Exploring the Social and Ecological Trade-offs in Tropical Reforestation: A Role-Playing Exercise

This exercise introduces students to the complexities of conservation in rural tropical landscapes. It introduces the concepts of payments for environmental services (PES), trade-offs and synergies between agricultural land-uses and society’s needs, and introduces students to tropical land-uses and common rural stakeholders in the tropics. The module has two main parts. In Part 1, students learn about a new reforestation program in the fictional country of Nueva Puerta and must debate how to direct the reforestation program: towards poverty alleviation, export production, water protection, or habitat connectivity. In Part 2, students break into small groups to negotiate the placement of PES in a tropical land-use simulation game. The land-use simulation is designed to show students some of the realities and limits of tropical conservation. In the final phase of the exercise, students reflect on their experiences through discussion questions. Optionally, they can write a reflective essay and/or vote which real-world reforestation project they are interested in supporting as a class.

Featured in: Ecosystem Services, Lessons in Conservation: Studio Issue

See also:
Payments for Ecosystem Services: An Introduction and Case Study on Lao PDR
Ecological Economics and Biodiversity
Stakeholder Analysis

Themes: Conservation Management, People and Conservation

Language: English

Region: Global

Keywords: ecosystem services, stakeholders, PES

Components: 4

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Exercise: Exploring the Social and Ecological Trade-offs in Tropical Reforestation: A Role Playing Exercise

Author: M. Fagan, N. Schwartz

   

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Presentation: Exploring the Social and Ecological Trade-offs in Tropical Reforestation: A Role-Playing Exercise

Author: M. Fagan, N. Schwartz

Teaching Notes: Exploring the Social and Ecological Trade-offs in Tropical Reforestation: A Role-Playing Exercise

Author: M. Fagan, N. Schwartz

Solutions: Exploring the Social and Ecological Trade-offs in Tropical Reforestation: A Role-Playing Exercise

Author: M. Fagan, N. Schwartz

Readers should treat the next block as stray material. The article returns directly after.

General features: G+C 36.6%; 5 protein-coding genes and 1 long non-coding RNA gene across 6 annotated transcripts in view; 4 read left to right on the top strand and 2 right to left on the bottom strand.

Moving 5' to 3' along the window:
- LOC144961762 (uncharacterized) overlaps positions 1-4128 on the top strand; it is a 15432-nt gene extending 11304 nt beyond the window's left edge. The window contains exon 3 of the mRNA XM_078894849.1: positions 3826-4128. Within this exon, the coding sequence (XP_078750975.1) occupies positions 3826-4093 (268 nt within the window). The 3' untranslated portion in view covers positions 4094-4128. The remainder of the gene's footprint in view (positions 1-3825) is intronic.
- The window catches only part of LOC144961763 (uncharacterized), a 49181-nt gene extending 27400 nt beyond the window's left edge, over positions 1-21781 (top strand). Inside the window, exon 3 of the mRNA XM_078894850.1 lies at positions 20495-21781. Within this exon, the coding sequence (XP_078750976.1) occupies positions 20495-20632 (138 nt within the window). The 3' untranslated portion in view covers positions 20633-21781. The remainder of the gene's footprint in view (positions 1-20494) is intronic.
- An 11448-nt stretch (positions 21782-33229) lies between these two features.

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I wanted to share how I modified this exercise for an online learning environment, in case it will be useful to others. More specifically, I was conducting synchronous, online class sessions via Zoom, which required me to adapt this activity in lieu of having students gather in-person around a physical board to conduct their stakeholder negotiations. Briefly, prior to the relevant class meeting, I shared with students the portion of the Exercise document up to, but not including, Part 2. As such, students came to class with some background on tropical reforestation and the four different regions of Nueva Puerta. At the beginning of our class session together, I talked through the provided Presentation, discussing in more depth the payments for ecosystem services (PES) concept and the stakeholder role-playing exercise students would be participating in. At the conclusion of the presentation, I used Zoom polling to ask students which region of Nueva Puerta they would prioritize for the PES program, based on their pre-class reading. The majority pick in this poll became our region of interest for the subsequent role-playing exercise. Conducting the role-playing activity virtually required some creativity. First, I shared with all students (via a Google Doc) the general instructions for the stakeholder negotiation exercise (Part 2 of the Exercise document) up to, but not including, the scoring instructions for each stakeholder team. I allowed students to self-select the stakeholder team they wanted to represent, with a little bit of nudging from me to get more evenly-sized teams. At this point, I divided the stakeholder groups into different Zoom breakout rooms. Once in their breakout rooms with only their team members, I shared the scoring instructions relevant to their team. This was intended to create a little more uncertainty in their negotiation process: when negotiations actually began, students weren't necessarily sure what other stakeholder teams were trying to accomplish, although some of that became more clear to them throughout the process. After teams had some opportunity to review their scoring rules (I went to the various breakout rooms to provide clarifications), we came back together as one large group to begin the stakeholder negotiation. To conduct the negotiations virtually, I screenshared a Google Slide with a copy of the regional map so that all students were working with the same image. From here, negotiations proceeded in a relatively free-form manner. Some students/teams were more vocal, pushing for the placement of payments in various spots across the map. Others tended to negotiate or add thoughts via the Zoom chat. When a payment was agreed upon by all relevant parties, I simply placed an "A, "T, or "C" on the relevant map square (representing agroforestry, timber, or conservation payments, respectively). In some cases, where there were complex negotiations about multiple payments simultaneously, I inserted placeholder shapes on the Google Slide to clarify and make sure everyone was talking about the same payment square. This was really the only major difficulty in conducting this activity online: sometimes students and I had trouble getting on the same page and identifying the correct map square since I was the only person able to move the cursor on the map and place payments. In general, I think the exercise was quite successful. In two different sections, all payments got placed on the board. And the entire exercise finished well within our allotted three hour course lab session in both instances. For grading of the activity, I adapted a handful of questions from the Exercise document, which students completed via our online learning management system. I had one question that called back to the pre-class reading (asking for a justification of the region of Nueva Puerta they would prioritize for the PES program), while the others concerned the negotiation process itself. I had students who wanted to discuss the exercise again in subsequent class periods, and I found the activity to be particularly useful placed early on in my class (connected to ecosystem services). As the semester progressed, whenever we encountered a real-world conservation conflict, it was helpful to ask students to recall their own negotiation process and the varied outcomes of their stakeholder role-playing exercise.Evan Eskew, 12/15/2020